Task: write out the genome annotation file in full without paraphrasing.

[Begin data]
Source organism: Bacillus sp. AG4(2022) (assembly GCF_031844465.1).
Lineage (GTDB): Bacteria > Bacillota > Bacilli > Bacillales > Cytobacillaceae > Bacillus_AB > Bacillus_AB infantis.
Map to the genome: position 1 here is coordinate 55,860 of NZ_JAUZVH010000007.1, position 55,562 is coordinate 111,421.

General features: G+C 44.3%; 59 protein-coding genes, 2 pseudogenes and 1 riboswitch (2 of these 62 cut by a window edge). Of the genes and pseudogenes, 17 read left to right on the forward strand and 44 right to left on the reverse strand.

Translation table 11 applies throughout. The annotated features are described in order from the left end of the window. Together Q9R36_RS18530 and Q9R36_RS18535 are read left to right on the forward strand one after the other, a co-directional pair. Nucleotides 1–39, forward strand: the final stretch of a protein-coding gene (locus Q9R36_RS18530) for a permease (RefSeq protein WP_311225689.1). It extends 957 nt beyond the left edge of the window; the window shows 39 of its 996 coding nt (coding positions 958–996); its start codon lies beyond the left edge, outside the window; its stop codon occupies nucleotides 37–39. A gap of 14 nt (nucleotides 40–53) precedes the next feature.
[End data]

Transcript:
Source organism: Bacillus sp. AG4(2022) (assembly GCF_031844465.1).
Lineage (GTDB): Bacteria > Bacillota > Bacilli > Bacillales > Cytobacillaceae > Bacillus_AB > Bacillus_AB infantis.
Map to the genome: position 1 here is coordinate 55,860 of NZ_JAUZVH010000007.1, position 55,562 is coordinate 111,421.

General features: G+C 44.3%; 59 protein-coding genes, 2 pseudogenes and 1 riboswitch (2 of these 62 cut by a window edge). Of the genes and pseudogenes, 17 read left to right on the forward strand and 44 right to left on the reverse strand.

Translation table 11 applies throughout. The annotated features are described in order from the left end of the window. Together Q9R36_RS18530 and Q9R36_RS18535 are read left to right on the forward strand one after the other, a co-directional pair. Nucleotides 1–39, forward strand: the final stretch of a protein-coding gene (locus Q9R36_RS18530) for a permease (RefSeq protein WP_311225689.1). It extends 957 nt beyond the left edge of the window; the window shows 39 of its 996 coding nt (coding positions 958–996); its start codon lies beyond the left edge, outside the window; its stop codon occupies nucleotides 37–39. A gap of 14 nt (nucleotides 40–53) precedes the next feature.